by Mark Dempsey, CFSA Farm Services Manager | Thursday, Dec. 16, 2021 —
Two cover crops growing side-by-side at Lomax
Winter cover crops approaching termination time

This fall, we completed the second year of CFSA’s organic no-till project determining production costs, yields, profitability, and scalability of growing no-till butternut squash after a cereal rye cover crop. We used several cover crop and weed management methods that were implemented using a tractor, walk-behind tractor, or done manually.

If you aren’t familiar with cover crop-based organic no-till, the premise is to grow a large cover crop, such as rye, lay it down as a mulch by crimping or mowing, plant your cash crop into it, and rely on the cover crop mulch to suppress weeds. It is effectively a “grow your own mulch” production system. But many questions remain about the best termination method to kill the cover crop, how well the resulting mulch suppresses weeds, and the scale at which it makes financial sense to use a tractor, a walk-behind tractor, or manual methods.

For a thorough explanation of our research questions, methods, and first-year results, see our write-up from earlier this year

by Mark Dempsey, CFSA Farm Services Manager | Wednesday, May 26, 2021 —

Research plots at Lomax Farm. Mowed and crimped plots, implemented using different equipment, straddle a plot covered with landscape fabric.

We’re excited to soon kick off the second year of CFSA’s organic, no-till research project at Lomax Farm, studying how well different cover crop-based, organic no-till systems perform, and the acreage at which each makes sense. If you’re a small- to  mid-scale grower who wonders about which organic, no-till method or equipment to use, and whether it makes sense to invest in larger-scale equipment, it is our hope that this research will inform some of your decisions. While our research is not definitive – it covers only one crop and needs another year of data at least – it will hopefully provide a framework for navigating the decision-making process when taking on organic no-till or scaling up.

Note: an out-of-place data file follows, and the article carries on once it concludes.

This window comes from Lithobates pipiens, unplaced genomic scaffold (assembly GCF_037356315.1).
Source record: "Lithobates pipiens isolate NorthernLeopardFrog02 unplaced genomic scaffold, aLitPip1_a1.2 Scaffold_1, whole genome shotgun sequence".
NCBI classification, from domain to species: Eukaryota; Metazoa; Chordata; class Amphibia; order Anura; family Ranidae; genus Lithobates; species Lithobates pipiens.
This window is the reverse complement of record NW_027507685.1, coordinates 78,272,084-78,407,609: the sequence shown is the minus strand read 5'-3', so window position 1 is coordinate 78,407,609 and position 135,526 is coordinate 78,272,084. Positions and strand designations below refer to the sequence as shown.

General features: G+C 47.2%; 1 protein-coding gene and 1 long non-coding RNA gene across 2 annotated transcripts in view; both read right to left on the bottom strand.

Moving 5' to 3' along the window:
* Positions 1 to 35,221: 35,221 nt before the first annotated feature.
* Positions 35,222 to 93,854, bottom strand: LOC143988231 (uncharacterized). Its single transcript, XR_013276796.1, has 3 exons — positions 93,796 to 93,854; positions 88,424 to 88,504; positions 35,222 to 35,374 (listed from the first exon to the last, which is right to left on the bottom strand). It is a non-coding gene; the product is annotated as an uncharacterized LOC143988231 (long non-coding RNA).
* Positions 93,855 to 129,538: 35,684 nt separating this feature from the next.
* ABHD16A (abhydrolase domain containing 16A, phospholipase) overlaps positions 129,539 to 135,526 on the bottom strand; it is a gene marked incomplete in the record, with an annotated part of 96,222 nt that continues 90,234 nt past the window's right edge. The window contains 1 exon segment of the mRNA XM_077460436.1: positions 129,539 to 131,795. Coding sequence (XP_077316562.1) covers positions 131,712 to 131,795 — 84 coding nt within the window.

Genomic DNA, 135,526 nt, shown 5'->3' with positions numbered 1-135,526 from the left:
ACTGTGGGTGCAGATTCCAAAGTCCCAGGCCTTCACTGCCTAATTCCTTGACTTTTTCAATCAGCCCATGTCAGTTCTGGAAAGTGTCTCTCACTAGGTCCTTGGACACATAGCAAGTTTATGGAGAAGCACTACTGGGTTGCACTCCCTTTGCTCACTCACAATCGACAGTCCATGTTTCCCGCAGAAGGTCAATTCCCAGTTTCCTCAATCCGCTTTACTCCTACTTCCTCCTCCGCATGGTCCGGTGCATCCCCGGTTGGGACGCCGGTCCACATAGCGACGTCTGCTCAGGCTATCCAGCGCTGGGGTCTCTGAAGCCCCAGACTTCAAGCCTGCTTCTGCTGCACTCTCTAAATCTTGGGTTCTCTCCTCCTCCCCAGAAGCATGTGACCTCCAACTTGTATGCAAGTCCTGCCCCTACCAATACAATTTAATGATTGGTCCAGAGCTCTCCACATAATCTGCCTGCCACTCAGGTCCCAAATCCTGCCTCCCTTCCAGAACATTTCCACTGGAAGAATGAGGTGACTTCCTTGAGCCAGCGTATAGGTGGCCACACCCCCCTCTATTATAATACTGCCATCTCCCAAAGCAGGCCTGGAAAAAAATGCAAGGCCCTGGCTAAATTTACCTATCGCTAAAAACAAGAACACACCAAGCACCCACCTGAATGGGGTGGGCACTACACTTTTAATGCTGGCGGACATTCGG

But, before getting into project results, let’s visit some of the questions that inspired this research. You may have asked yourself many of these questions already:

  1. What’s the best method to pull off a successful no-till crop: roller-crimper, flail mower, or something else?
  2. How do production costs and profits compare across different methods and acreages?
  3. At what acreage should I consider “buying up” and investing in a tractor or walk-behind tractor, and does cover crop termination method matter for acreage?
  4. How big can I go with different methods before I run out of time?
  5. How does all of this stack up against the organic industry standard: tilled and bedded with plastic mulch? 

Interested in no-till production, but unsure of how to manage cover crops so they don’t become a problem for the crop that follows?


by Mark Dempsey, CFSA’s Farm Services Coordinator | Jun. 8, 2016 –

High-residue cultivator in action. Photo by Claire Keene

In no-till ground, where cover crops are used to suppress weeds, weed control after the crop is planted is limited to hand weeding or using specialized equipment like a high-residue cultivator. Credit: Claire Keene

The summer cropping season is here and, depending on where you are in the Carolinas, you may have planted your summer crops many weeks ago, or you may be just put them in the ground. For organic growers, the first 4-6 weeks after planting are the most important ones for beating the weeds: maintaining weed-free fields during this time gives your crop a chance to get established, canopy over, and stay ahead of the weeds throughout the cropping season. While this is sometimes easier said than done, weed control during this time is accomplished with weed-free planting conditions, robust transplants, rapid and uniform seedling emergence, and persistent weeding once the crop is up.


by Mark Dempsey, CFSA’s Farm Services Coordinator | Feb. 5, 2016 – 

Rolling and planting at the same time. Credit: Clair Keene

With February here, most growers are spending their time out of the field planning next year’s crops, making now a great time to take a step back to assess soil conservation on the farm.

We all want to treat our soil well, keep it on the farm, and maintain or increase fertility. The current, best practices to increase your soil fertility and reduce erosion are to decrease the amount you till and increase cover cropping.  The best option is to try to integrate both of these practices to the extent possible on your farm.